Bradly Monton is a philosopher at UC Boulder. He's also an atheist. However, and perhaps surprisingly, he argues that intelligent design is a legitimate category of explanation in the sciences (in that actions of non-human intelligent agents are detectable in principle, and that appeal to such agency is legitimate in principle in the sciences). Also, he thinks ID should be taught in schools, along side evolution. He's coming out with a book on the topic: Seeking God in Science: An Atheist Defends Intelligent Design.
Another point about Monton: he thinks the fine-tuning argument, although ultimately unpersuasive, is stronger than many philosophers think. See (perhaps) his most important paper of his on this, "God, Fine-Tuning, and the Problem of Old Evidence", British Journal for the Philosophy of Science 57 (2006), pp. 405-424.
I agree with him about virtually all of this, and I can't wait to read his book. The reason: I've read the following books and articles on the topic, as well as the standard replies (although, I confess, not the replies of the last few years), and I'm not persuaded by the the latter -- which, by the way, rarely address the specific points made:
Moreland, J.P. Christianity and the Nature of Science, 3rd printing (1992), esp. Ch. 6.
-"Creation Science and Methodological Naturalism", in Bauman, Michael, ed., Man and Creation: Perspectives on Science and Theology (1993).
-"Theistic Science and Methodological Naturalism", in Moreland, J.P., ed., The Creation Hypothesis (1994).
-"The Explanatory Relevance of Libertarian Agency as a Model of Theistic Design", in Dembski, William A., ed. Mere Creation: Science, Faith, and Intelligent Design (1998)
Meyer, Stephen C. "The Methodological Equivalence of Design and Descent", in Moreland, ed., The Creation Hypothesis (1994)
Dembski, William. (That's right, I said "Dembski" -- not all is dross in his writings) "On the Very Possibility of Intelligent Design", in Moreland, ed., The Creation Hypothesis (1994)
-"Appendix" in Dembski, Intelligent Design (1999).
Laudan, Larry. “The Demise of the Demarcation Problem,” in R. Cohen and L. Laudan, Eds., Physics, Philosophy and Psychoanalysis (Reidel, Dordrecht), pp. 111-128.
-“Science at the Bar: Causes for Concern,” Science, Technology and Human Values, 7: 16-19.
Plantinga, Alvin. See his papers on methodological naturalism, the god-of-the-gaps criticism, and his discussions of "Augustinian" vs. "Duhemian" philosophy of science
Ratzsch, Delvin Lee. Nature, Design, and Science (2001).
Reynolds, John Mark. (That's right, I said "John Mark Reynolds". Just because his political blog posts are crazy, it doesn't follow that all is dross in what he has to say). "God of the Gaps", in Dembski, ed. Mere Creation (1998).
Swinburne, Richard. The Existence of God. (haven't read the new 2004 edition) See especially his discussion of personal vs. scientific explanation
Now I don't think all these pieces are right on everything they say, but they *do* make a good prima facie case for the in-principle legitimacy for appeals to intelligence in scientific explanations -- even in terms of an invisible designer. It's not responsible to ignore these arguments if you're aware of them.
Aristotle appealed to God in his scientific explanations. Was he a moonbat for doing so? No.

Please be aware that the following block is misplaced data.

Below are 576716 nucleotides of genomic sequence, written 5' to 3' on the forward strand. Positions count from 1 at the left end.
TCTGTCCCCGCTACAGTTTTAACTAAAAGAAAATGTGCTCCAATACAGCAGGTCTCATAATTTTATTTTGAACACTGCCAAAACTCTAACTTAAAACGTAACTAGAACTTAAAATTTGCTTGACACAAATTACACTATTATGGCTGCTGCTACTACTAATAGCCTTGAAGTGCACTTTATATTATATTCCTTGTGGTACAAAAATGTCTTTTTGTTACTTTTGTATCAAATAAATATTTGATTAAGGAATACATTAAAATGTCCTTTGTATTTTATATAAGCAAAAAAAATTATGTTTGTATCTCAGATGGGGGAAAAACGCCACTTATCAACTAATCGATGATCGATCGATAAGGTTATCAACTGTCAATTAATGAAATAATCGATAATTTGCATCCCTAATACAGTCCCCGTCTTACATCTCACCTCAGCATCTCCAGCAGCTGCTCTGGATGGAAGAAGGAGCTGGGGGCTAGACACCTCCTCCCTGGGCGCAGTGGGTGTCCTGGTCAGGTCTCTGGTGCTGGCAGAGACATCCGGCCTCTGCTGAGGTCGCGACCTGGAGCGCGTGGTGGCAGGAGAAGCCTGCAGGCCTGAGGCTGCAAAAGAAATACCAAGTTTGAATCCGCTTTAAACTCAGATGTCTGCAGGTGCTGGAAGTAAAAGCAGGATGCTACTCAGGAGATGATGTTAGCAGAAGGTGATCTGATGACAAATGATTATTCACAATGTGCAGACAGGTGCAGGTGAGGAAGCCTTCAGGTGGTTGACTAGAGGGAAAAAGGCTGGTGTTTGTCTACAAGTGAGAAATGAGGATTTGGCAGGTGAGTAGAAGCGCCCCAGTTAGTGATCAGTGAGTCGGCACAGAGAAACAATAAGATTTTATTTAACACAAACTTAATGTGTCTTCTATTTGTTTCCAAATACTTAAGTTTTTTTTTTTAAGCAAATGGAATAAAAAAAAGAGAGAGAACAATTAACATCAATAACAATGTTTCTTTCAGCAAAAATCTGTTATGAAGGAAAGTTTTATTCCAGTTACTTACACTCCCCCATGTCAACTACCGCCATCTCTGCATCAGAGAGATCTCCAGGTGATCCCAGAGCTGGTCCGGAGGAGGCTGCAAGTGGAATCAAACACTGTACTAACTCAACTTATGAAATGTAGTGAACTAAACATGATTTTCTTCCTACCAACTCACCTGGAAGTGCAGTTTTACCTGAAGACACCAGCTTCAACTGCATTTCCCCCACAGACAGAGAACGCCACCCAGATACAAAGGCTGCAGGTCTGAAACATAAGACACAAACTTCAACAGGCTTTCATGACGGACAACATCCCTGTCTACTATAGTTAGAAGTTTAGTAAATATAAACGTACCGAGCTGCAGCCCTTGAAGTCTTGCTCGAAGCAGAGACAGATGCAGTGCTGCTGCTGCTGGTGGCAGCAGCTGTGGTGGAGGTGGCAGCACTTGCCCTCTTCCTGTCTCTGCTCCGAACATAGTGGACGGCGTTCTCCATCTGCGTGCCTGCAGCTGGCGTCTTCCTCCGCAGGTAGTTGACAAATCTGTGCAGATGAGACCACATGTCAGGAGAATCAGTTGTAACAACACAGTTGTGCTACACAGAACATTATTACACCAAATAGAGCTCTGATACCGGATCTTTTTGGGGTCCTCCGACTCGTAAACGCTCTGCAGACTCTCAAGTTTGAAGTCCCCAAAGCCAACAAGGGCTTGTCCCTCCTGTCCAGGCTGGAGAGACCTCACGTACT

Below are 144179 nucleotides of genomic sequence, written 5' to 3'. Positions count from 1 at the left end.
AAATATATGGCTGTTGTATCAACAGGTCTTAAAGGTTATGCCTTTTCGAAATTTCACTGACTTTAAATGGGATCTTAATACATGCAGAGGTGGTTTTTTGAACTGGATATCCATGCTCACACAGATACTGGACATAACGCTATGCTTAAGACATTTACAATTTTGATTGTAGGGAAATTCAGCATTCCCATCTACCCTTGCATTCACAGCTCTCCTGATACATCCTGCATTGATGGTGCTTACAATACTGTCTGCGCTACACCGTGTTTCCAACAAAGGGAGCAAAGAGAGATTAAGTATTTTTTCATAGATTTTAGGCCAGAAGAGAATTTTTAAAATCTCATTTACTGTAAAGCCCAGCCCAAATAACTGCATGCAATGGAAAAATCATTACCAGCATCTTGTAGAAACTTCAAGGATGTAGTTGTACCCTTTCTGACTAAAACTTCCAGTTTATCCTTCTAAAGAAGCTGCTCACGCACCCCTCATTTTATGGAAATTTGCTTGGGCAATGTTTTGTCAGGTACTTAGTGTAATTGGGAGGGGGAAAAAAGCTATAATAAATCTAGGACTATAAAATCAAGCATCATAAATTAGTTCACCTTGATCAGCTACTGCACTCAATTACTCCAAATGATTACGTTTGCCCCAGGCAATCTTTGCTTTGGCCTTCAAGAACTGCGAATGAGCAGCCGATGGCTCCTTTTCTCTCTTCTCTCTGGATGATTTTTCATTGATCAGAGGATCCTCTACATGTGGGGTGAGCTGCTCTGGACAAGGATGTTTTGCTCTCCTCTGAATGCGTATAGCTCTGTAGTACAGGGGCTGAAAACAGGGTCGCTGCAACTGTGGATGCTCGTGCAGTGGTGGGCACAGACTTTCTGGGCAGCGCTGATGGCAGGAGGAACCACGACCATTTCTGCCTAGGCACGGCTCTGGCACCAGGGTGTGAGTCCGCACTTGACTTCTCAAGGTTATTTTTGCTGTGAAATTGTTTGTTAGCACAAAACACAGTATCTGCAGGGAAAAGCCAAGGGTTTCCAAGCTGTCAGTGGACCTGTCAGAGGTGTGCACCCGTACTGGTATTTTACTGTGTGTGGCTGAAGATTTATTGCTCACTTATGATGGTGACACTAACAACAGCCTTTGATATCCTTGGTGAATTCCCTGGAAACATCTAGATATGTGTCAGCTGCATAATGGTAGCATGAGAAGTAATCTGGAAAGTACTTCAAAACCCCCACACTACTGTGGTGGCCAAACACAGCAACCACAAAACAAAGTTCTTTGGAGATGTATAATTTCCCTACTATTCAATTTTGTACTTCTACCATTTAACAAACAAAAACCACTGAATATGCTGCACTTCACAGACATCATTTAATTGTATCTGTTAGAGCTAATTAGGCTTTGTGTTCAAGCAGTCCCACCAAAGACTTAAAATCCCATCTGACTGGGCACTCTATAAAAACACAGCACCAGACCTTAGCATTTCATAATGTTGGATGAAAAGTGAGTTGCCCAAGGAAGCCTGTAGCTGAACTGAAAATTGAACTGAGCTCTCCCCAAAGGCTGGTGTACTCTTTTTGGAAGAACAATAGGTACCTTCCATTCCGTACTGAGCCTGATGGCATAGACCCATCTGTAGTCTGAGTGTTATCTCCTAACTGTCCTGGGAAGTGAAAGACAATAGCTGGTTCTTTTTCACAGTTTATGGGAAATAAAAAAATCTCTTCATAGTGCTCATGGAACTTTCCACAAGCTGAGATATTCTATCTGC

Theists -- at least sensible theists -- don't appeal to God in explanation by arguing in either of the following ways:
1. I can't think of an explanation for X in terms of natural causes alone; therefore, God is the explanation of X.
2. X is too complex to be produced by natural causes alone; therefore, God is the explanation of X.
Sophisticated theists make neither a blatant appeal to ignorance (as in (1)), nor an inference from mere complexity (as in (2)); they admit that neither is sufficient to justify an appeal to a designer. Rather, they add a further requirement that *X must also have some earmark of intelligence*. Thus, their reasoning is of the following generic form:
3. (i) x can't be explained in terms of naturalistic mechanisms within a a mature science, and (ii) x bears feature F that's known to be caused by intelligent ageny; therefore, probably, x is at least partly explained in terms of intelligent agency.
Different canditates for earmark F have been proposed throughout the centuries:
(a) x has parts that work together to perform a function. (Paley)
(b) x is irreducibly complex (Behe)
(c) x has specified complexity (Geisler & Anderson, Dembski).
(d) x exhibits "counterflow" (Del Ratzch)
These are all legitimate candidates in my book. So I think there's no problem with appeals to God in science, at least in principle. The problem I have is that they all fail *in practice*. For example, with reference to (a)-(c) above: evolution can produce objects whose parts work together to perform a function; the examples of irreducible complexity have been demonstrated no to be so on further inspection (cf. Kenneth Miller's stuff), and in any case, Behe's argument has big problems, as Paul Draper has shown; and Ratzsch, Collins, and Fitelson have shown that (c) admits of counterexamples.
A caveat: I have zero interest in discussing this topic, unless you've read at least a decent chunk of the works referenced above, and you want to talk about the specific arguments of a specific author listed there (e.g. "Meyer says X in article C in your list. I think that argument doesn't work, for reason Y").
P.S., listen to Brad's podcasted interviews on the topic of ID at his blog (e.g.) here.
Review of Draper and Schellenberg (eds.), <I>Renewing Philosophy of Religion: Exploratory Essays</I>
Adam Green reviews the book for NDPR.
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